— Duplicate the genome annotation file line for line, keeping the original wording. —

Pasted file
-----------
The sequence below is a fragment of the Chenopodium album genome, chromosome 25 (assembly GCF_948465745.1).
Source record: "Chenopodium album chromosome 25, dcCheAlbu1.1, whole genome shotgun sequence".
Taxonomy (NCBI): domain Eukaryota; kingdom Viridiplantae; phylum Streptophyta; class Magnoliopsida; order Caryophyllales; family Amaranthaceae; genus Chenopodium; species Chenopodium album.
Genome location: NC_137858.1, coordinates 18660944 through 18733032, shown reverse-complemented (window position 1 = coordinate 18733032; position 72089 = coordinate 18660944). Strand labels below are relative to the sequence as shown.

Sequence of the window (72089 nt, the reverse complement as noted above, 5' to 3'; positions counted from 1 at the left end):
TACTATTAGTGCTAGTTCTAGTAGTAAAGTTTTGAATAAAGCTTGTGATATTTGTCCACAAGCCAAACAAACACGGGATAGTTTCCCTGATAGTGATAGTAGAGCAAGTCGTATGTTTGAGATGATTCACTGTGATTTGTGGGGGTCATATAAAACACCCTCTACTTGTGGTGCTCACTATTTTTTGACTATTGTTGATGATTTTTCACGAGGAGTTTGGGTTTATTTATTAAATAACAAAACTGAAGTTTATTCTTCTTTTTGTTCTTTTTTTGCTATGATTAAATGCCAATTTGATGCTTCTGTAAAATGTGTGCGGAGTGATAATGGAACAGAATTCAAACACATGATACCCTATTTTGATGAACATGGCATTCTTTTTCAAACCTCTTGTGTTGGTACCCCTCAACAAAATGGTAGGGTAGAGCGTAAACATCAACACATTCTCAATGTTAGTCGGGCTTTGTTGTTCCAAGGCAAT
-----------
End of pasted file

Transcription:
The sequence below is a fragment of the Chenopodium album genome, chromosome 25 (assembly GCF_948465745.1).
Source record: "Chenopodium album chromosome 25, dcCheAlbu1.1, whole genome shotgun sequence".
Taxonomy (NCBI): domain Eukaryota; kingdom Viridiplantae; phylum Streptophyta; class Magnoliopsida; order Caryophyllales; family Amaranthaceae; genus Chenopodium; species Chenopodium album.
Genome location: NC_137858.1, coordinates 18660944 through 18733032, shown reverse-complemented (window position 1 = coordinate 18733032; position 72089 = coordinate 18660944). Strand labels below are relative to the sequence as shown.

Sequence of the window (72089 nt, the reverse complement as noted above, 5' to 3'; positions counted from 1 at the left end):
TACTATTAGTGCTAGTTCTAGTAGTAAAGTTTTGAATAAAGCTTGTGATATTTGTCCACAAGCCAAACAAACACGGGATAGTTTCCCTGATAGTGATAGTAGAGCAAGTCGTATGTTTGAGATGATTCACTGTGATTTGTGGGGGTCATATAAAACACCCTCTACTTGTGGTGCTCACTATTTTTTGACTATTGTTGATGATTTTTCACGAGGAGTTTGGGTTTATTTATTAAATAACAAAACTGAAGTTTATTCTTCTTTTTGTTCTTTTTTTGCTATGATTAAATGCCAATTTGATGCTTCTGTAAAATGTGTGCGGAGTGATAATGGAACAGAATTCAAACACATGATACCCTATTTTGATGAACATGGCATTCTTTTTCAAACCTCTTGTGTTGGTACCCCTCAACAAAATGGTAGGGTAGAGCGTAAACATCAACACATTCTCAATGTTAGTCGGGCTTTGTTGTTCCAAGGCAAT